“Aththahi aththano natho, Kohinatho parosiya” Buddhism says.

    This learned writer or the panel of editors who chose this to publish in the forum, I cannot think not to know these simple facts. In the light of this I don’t think I am wrong if I am inclined to think that this is a calculated attack having a special target, which I indicated a few days before referring to the recent trend.


  • sudesh

    This article is misleading people.The God Saman(Sumana saman dewiyo)
    is the only Buddhist God in Buddhist literature.There are other gods but not exact names and information.But God saman plays a major role and he is considered as the protector of Theravada Buddhism in sri lanka.And God Paththini clearly is a Hindu concept which merged with Buddhist culture in Kandy era.
    You may see both Buddhist Tamil and Hindu people worship God Paththini but not God Saman.Because God Saman is only related to budhist culture and literature.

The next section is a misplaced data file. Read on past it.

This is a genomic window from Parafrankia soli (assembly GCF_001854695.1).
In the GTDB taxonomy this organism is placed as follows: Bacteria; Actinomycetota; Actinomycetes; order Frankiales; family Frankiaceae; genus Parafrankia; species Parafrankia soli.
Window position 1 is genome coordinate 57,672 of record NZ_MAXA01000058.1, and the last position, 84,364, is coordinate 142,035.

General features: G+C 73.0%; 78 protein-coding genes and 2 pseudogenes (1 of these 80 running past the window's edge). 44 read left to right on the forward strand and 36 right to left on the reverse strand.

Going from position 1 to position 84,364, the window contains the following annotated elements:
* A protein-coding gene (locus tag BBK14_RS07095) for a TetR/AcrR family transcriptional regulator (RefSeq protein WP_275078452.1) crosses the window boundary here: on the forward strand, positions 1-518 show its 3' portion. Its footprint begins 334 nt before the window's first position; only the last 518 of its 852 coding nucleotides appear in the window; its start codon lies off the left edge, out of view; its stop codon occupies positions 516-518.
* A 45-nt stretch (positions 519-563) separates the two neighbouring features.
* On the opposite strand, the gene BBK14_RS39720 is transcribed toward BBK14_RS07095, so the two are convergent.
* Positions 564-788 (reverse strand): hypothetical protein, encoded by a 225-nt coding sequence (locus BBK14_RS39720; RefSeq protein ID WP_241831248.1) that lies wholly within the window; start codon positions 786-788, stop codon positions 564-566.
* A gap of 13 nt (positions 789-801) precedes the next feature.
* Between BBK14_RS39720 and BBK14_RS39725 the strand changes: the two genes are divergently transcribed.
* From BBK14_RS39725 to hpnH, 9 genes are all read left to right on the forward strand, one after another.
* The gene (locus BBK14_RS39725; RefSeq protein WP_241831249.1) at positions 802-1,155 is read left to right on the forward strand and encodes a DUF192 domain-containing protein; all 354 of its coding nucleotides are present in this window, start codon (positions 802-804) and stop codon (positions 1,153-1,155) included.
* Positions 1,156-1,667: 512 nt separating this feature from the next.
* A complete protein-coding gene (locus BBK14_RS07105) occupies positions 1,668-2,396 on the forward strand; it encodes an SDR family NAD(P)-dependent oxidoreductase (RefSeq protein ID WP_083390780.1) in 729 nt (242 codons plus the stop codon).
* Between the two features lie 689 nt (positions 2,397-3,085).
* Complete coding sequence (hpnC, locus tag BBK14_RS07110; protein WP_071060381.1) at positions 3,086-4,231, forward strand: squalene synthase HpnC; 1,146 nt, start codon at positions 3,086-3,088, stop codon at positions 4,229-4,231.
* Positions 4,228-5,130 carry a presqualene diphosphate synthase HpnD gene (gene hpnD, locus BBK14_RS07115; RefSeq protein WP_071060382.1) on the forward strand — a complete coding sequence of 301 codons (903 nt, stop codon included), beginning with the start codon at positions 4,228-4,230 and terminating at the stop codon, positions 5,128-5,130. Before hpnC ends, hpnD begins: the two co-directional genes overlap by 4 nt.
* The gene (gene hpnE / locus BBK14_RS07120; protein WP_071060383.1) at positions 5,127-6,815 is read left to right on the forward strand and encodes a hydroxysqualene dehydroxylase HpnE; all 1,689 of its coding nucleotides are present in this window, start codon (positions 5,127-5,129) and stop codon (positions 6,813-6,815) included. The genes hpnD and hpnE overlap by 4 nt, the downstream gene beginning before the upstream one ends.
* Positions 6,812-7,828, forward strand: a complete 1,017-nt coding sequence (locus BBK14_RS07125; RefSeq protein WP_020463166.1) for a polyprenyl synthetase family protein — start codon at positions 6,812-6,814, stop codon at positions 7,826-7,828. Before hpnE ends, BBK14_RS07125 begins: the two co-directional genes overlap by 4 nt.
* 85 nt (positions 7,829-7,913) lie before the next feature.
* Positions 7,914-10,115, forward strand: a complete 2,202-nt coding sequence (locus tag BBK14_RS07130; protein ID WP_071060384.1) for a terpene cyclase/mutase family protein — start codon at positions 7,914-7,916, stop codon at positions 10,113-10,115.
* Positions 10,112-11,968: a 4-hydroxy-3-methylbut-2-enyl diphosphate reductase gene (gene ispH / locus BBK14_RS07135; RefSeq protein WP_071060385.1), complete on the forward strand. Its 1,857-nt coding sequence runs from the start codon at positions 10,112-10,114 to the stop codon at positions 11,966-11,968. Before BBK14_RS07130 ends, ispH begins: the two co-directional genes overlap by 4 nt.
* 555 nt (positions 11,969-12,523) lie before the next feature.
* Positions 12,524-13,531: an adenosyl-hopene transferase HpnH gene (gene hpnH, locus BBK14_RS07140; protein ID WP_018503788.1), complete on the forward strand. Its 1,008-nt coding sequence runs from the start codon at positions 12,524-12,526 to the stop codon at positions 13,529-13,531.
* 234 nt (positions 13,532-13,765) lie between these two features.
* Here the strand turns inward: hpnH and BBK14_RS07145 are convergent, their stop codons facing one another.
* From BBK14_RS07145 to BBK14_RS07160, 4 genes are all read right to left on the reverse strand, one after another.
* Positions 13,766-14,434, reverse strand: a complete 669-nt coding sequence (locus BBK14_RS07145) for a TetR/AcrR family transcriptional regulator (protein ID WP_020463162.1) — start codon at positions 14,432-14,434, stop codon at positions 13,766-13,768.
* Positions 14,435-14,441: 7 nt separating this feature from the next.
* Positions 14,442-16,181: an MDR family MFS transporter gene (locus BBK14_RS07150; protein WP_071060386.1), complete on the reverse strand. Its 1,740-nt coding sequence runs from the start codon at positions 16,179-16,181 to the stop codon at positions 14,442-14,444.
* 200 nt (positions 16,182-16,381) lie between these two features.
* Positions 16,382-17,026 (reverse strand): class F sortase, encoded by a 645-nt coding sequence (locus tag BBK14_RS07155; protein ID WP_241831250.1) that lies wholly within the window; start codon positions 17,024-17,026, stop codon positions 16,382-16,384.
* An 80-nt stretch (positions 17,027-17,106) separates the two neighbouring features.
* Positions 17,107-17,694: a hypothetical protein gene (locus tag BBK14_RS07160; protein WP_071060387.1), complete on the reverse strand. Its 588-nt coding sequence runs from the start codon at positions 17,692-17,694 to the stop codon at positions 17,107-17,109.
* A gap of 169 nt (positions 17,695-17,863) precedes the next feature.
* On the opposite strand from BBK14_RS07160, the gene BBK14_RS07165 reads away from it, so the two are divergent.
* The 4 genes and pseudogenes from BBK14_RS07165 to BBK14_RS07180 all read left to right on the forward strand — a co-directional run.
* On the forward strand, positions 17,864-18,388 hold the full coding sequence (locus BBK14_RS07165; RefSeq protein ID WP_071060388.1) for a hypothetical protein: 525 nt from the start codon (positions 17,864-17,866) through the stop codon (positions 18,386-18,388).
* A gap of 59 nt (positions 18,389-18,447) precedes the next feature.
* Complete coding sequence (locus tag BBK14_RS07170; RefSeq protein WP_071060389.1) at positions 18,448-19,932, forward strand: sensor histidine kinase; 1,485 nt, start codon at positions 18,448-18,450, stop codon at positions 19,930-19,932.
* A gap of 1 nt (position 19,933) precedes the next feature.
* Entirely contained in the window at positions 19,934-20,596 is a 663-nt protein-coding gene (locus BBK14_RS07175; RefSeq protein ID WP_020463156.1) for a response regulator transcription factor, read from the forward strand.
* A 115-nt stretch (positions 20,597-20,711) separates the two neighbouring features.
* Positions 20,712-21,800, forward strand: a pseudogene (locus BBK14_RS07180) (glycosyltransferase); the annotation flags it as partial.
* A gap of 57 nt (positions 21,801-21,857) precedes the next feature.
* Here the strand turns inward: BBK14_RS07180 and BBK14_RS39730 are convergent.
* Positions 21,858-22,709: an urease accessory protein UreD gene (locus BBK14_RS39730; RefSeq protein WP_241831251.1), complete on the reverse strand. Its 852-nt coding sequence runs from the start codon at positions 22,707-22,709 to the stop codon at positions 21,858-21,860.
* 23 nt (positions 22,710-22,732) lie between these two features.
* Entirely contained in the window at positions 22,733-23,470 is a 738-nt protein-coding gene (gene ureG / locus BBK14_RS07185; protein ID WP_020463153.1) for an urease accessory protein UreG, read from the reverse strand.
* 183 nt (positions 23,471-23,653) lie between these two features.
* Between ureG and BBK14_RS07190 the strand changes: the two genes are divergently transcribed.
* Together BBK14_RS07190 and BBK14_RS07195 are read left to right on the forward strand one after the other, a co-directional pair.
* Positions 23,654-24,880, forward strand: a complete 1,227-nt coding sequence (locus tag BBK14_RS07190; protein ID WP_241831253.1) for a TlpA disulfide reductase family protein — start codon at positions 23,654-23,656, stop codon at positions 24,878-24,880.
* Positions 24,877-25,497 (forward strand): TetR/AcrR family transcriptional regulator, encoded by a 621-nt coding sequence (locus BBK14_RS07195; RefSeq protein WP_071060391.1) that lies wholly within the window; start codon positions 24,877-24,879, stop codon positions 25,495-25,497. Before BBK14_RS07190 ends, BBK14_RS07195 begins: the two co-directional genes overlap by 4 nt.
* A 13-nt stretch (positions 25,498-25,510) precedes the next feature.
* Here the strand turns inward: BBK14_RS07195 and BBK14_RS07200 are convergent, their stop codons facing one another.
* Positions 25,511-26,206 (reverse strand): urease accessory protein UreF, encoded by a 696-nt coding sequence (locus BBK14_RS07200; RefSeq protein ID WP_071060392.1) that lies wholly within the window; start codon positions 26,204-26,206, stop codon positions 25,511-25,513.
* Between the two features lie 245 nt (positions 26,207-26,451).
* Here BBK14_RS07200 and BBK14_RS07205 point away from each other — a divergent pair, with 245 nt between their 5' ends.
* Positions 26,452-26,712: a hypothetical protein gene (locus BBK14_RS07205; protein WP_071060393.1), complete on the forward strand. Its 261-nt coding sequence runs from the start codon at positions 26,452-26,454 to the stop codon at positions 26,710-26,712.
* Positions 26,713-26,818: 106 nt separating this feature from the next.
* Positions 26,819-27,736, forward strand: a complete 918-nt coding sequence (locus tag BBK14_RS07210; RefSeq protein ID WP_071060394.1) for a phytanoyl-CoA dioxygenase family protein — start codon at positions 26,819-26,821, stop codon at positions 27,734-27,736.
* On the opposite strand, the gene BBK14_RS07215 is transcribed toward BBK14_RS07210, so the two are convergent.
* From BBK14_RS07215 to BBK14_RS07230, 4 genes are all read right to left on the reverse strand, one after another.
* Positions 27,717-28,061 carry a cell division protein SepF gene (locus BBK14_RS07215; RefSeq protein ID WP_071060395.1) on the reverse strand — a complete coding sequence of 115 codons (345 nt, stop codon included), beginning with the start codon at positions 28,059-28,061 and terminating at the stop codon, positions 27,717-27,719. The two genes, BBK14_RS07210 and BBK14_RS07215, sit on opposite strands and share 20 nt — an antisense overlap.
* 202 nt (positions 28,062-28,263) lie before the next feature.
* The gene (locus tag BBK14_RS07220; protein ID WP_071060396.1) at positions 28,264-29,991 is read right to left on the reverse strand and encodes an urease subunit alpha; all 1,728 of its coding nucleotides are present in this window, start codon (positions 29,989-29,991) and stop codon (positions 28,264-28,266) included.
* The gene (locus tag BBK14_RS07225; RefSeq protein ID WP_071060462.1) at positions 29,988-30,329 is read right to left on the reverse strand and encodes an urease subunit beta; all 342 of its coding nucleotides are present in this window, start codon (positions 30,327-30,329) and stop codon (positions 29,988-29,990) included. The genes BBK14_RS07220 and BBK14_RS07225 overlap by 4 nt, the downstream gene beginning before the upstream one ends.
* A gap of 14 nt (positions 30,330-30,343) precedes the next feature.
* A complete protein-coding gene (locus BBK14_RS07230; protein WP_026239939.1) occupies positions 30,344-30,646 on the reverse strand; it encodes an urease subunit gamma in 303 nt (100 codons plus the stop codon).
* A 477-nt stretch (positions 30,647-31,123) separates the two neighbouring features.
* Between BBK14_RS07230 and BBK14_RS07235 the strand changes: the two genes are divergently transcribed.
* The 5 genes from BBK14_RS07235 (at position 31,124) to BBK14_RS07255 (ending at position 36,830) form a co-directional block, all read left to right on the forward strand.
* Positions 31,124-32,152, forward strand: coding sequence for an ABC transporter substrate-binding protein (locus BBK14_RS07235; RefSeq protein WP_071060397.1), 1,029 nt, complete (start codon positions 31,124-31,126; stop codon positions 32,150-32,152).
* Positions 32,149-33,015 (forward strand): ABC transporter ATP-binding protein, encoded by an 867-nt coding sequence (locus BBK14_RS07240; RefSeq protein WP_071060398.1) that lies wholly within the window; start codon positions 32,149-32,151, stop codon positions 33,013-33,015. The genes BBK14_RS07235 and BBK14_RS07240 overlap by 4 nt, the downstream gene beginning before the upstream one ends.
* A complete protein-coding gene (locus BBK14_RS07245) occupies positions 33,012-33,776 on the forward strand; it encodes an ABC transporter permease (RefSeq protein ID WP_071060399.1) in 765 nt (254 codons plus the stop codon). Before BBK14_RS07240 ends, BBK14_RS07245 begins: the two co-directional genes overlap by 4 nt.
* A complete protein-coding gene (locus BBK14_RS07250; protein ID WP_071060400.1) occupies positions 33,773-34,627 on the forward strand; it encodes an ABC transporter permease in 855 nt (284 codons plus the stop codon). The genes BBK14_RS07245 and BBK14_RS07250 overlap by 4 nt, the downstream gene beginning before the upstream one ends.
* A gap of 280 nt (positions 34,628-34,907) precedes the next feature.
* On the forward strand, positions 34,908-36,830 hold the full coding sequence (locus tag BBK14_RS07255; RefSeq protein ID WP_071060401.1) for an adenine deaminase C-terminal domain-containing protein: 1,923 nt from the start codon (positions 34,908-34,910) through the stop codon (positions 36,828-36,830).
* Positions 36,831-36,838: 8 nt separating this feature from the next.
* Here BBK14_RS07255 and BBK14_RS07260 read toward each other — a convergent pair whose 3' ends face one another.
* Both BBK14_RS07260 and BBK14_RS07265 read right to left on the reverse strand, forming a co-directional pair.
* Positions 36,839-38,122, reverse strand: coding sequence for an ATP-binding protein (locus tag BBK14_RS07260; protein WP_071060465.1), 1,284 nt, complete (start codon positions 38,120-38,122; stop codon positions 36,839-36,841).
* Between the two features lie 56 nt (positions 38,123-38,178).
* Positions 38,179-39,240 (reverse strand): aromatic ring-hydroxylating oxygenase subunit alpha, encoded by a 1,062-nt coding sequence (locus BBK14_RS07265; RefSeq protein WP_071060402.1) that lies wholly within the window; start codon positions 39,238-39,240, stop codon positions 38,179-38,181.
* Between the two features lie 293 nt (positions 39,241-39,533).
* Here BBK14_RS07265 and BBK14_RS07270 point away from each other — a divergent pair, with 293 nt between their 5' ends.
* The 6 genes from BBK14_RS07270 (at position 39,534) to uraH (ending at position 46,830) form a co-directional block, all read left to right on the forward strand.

BTW “Pattini is considered the goddess of fertility and health” this concept came from Egyptian myth Taweret.Do a little research before you post online articles.

    • Amarnath

      Yapa and Sudesh,
      don’t get so upset about that article. The writer is very clear in what she has written. She is not writing about Buddhist philosophy as preached by Gauthama Buddha, that has no relevance in society and even to Buddhist monks, any more. The writer has focused on the type of Buddhism that is commonly practised by every citizen who claims he/she is a Buddhist, goes to temple and worships the Bo tree, the Buddha statues and all the Hindu Gods in the temple. Its the practising Buddhism that is being written about, not what is wholly restricted to academia for library value.

  • Citizen

    unlike most other deities revered by Sinhala Buddhists, her origins are particularly South Indian

    is she tamil then?

    • Nithyananthan